In vitro, some RNAs can form stable four-stranded structures known as G-quadruplexes. Although RNA G-quadruplexes have been implicated in posttranscriptional gene regulation and diseases, direct evidence for their formation in cells has been lacking. Here, we identified thousands of mammalian RNA regions that can fold into G-quadruplexes in vitro, but in contrast to previous assumptions, these regions were overwhelmingly unfolded in cells. Model RNA G-quadruplexes that were unfolded in eukaryotic cells were folded when ectopically expressed in Escherichia coli; however, they impaired translation and growth, which helps explain why we detected few G-quadruplex–forming regions in bacterial transcriptomes. Our results suggest that eukaryotes have a robust machinery that globally unfolds RNA G-quadruplexes, whereas some bacteria have instead undergone evolutionary depletion of G-quadruplex–forming sequences. Authors: Junjie U. Guo, David P. Bartel


[This Week in Science] Seeing the disorder in the ordered - 23 Sep 2016

Author: Marc S. Lavine


[Editorial] Speaking of insects… - 23 Sep 2016

Given that Aedes aegypti, the main mosquito vector of Zika virus, has been an intense focus of public health attention in the Americas, most recently in Florida, it seems apt that next week, 7000 entomologists from around the world will converge on Orlando, Florida, for the 25th International Congress of Entomology (ICE), where, among other activities, 175 discipline thought-leaders will join policy-makers and other experts to address “Improving the Human Condition through Insect Science.” The ICE summit's goals are to define the major global insect-related challenges—from arthropod-borne diseases to the protection of beneficial species—and plan collaborative efforts to meet these challenges through research and technology. These “grand challenges” aren't new. What's new, however, is an explicit effort to address one of the greatest challenges: effective engagement with the public about the value of insect science. Author: May R. Berenbaum


[This Week in Science] Finding the weak spots of subduction - 23 Sep 2016

Author: Brent Grocholski


[In Brief] News at a glance - 23 Sep 2016

In science news around the world, the United States designates a region of sea canyons and submerged mountains off the coast of Massachusetts as its first national marine monument in the Atlantic Ocean, the European Commission proposes loosening rules to make it easier for researchers to mine data and text from copyrighted papers, the National Football League plans to fund $40 million in new medical research on head trauma over the next 5 years, the U.S. National Oceanic and Atmospheric Administration awards its first pilot contracts for commercial weather satellites, and more. Also, the University of Tokyo prepares to investigate anonymous claims that numerous papers by six university research groups included fabricated or falsified data. And new research finds a link between a medieval pope's edict and plump modern chickens.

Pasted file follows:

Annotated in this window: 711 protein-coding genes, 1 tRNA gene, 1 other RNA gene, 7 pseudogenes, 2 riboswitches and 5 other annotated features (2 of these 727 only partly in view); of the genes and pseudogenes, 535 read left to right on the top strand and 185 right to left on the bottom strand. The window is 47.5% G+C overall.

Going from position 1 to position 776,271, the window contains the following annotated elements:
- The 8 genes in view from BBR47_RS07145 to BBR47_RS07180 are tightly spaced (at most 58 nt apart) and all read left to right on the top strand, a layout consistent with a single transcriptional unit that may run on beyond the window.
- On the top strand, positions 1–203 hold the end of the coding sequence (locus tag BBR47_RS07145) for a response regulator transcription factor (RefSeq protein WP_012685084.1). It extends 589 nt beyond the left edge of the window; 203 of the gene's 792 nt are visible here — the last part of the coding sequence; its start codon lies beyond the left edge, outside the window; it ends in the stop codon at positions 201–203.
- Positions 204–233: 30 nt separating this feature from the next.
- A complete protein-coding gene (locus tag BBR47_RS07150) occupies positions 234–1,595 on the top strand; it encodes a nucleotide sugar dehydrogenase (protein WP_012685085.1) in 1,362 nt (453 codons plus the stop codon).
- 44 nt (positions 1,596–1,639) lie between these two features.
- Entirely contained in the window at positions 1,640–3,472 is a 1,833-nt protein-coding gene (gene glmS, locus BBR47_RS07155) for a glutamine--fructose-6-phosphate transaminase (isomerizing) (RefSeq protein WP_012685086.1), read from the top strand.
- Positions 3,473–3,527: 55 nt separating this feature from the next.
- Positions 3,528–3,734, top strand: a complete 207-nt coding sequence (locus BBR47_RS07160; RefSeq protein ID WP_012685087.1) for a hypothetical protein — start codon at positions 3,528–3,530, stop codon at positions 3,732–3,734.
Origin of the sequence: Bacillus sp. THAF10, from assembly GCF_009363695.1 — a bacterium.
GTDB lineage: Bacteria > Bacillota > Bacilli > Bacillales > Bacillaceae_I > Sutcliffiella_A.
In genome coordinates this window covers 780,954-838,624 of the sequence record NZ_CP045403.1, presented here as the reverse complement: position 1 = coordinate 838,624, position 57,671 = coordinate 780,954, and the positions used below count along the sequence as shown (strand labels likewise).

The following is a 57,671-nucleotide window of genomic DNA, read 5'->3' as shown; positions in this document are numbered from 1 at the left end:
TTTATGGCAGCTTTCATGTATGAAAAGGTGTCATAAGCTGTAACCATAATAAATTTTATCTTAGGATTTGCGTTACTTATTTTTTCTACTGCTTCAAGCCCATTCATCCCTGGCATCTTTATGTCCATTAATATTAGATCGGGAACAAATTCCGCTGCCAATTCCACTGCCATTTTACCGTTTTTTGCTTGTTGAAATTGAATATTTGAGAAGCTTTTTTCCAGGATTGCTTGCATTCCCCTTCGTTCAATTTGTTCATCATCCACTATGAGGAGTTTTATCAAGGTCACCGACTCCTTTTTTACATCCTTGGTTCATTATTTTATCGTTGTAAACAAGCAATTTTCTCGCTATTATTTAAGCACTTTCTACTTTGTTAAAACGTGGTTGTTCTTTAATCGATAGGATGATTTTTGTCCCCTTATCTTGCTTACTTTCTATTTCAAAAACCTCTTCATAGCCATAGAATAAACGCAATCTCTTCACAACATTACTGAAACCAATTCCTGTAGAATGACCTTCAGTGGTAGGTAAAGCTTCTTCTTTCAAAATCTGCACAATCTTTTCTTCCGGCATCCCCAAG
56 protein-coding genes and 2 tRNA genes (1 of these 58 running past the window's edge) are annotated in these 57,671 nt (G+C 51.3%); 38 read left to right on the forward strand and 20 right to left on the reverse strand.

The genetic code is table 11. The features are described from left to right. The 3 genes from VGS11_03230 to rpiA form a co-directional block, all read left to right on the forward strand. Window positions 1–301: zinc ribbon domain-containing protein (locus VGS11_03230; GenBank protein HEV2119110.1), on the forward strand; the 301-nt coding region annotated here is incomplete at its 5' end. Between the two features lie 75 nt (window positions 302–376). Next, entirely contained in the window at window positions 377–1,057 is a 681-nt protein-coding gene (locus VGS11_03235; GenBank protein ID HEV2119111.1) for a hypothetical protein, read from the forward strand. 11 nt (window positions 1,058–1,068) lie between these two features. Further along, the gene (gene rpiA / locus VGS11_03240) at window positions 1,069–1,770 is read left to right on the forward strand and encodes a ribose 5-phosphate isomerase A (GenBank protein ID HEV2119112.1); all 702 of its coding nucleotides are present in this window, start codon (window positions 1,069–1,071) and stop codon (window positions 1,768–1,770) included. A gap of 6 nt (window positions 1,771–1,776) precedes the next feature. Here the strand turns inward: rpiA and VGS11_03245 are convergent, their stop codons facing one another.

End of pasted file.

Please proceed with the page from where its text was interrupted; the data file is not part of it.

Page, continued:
[Editors' Choice] Can you feel what I feel? - 23 Sep 2016

Author: Marc S. Lavine


[In Depth] The Subduction Zone Observatory takes shape - 23 Sep 2016

Depending on how you count, there are roughly a dozen subduction zones around the globe, regions where ocean crust is dragged down into Earth along plate boundaries, leading to large earthquakes and melting in the mantle that causes magma to burble up. Subduction zones not only pose a threat to humans, but also act as critical gears in the rock cycle, recycling crust into Earth's interior and pumping up new volcanic rock. Scientists are now cooking up a plan for a major new research program: the Subduction Zone Observatory (SZO). Just where the SZO will be located, what instruments it will include, and what it might cost will come into focus during a National Science Foundation (NSF)–sponsored workshop next week. But many think the observatory could be NSF's next major investment in earth science research, following the $200 million EarthScope project, which began in 2003. Author: Julia Rosen


[Report] Surface uplift and time-dependent seismic hazard due to fluid injection in eastern Texas - 23 Sep 2016

Observations that unequivocally link seismicity and wastewater injection are scarce. Here we show that wastewater injection in eastern Texas causes uplift, detectable in radar interferometric data up to >8 kilometers from the wells. Using measurements of uplift, reported injection data, and a poroelastic model, we computed the crustal strain and pore pressure. We infer that an increase of >1 megapascal in pore pressure in rocks with low compressibility triggers earthquakes, including the 4.8–moment magnitude event that occurred on 17 May 2012, the largest earthquake recorded in eastern Texas. Seismic activity increased even while injection rates declined, owing to diffusion of pore pressure from earlier periods with higher injection rates. Induced seismicity potential is suppressed where tight confining formations prevent pore pressure from propagating into crystalline basement rocks. Authors: Manoochehr Shirzaei, William L. Ellsworth, Kristy F. Tiampo, Pablo J. González, Michael Manga


[In Depth] Using DNA, radiation therapy gets personal - 23 Sep 2016

At most cancer hospitals today, medical oncologists routinely order genetic tests that help guide their drug treatment decisions. But down the hallway in the radiation ward, cancer patients typically get a one-size-fits-all course of radiotherapy, regardless of their genetics or those of their cancer. A small but increasing number of radiation oncologists is hoping to change that. At the annual meeting of the American Society for Radiation Oncology next week in Boston, researchers will describe their hunt for gene activity profiles in tumors that can help determine how susceptible the cancer will be to radiation. Others are looking for variations in patients' normal DNA that explain why some people tolerate radiation well, whereas others experience severe and lasting side effects ranging from trouble swallowing and memory loss to impotence and incontinence. Author: Elie Dolgin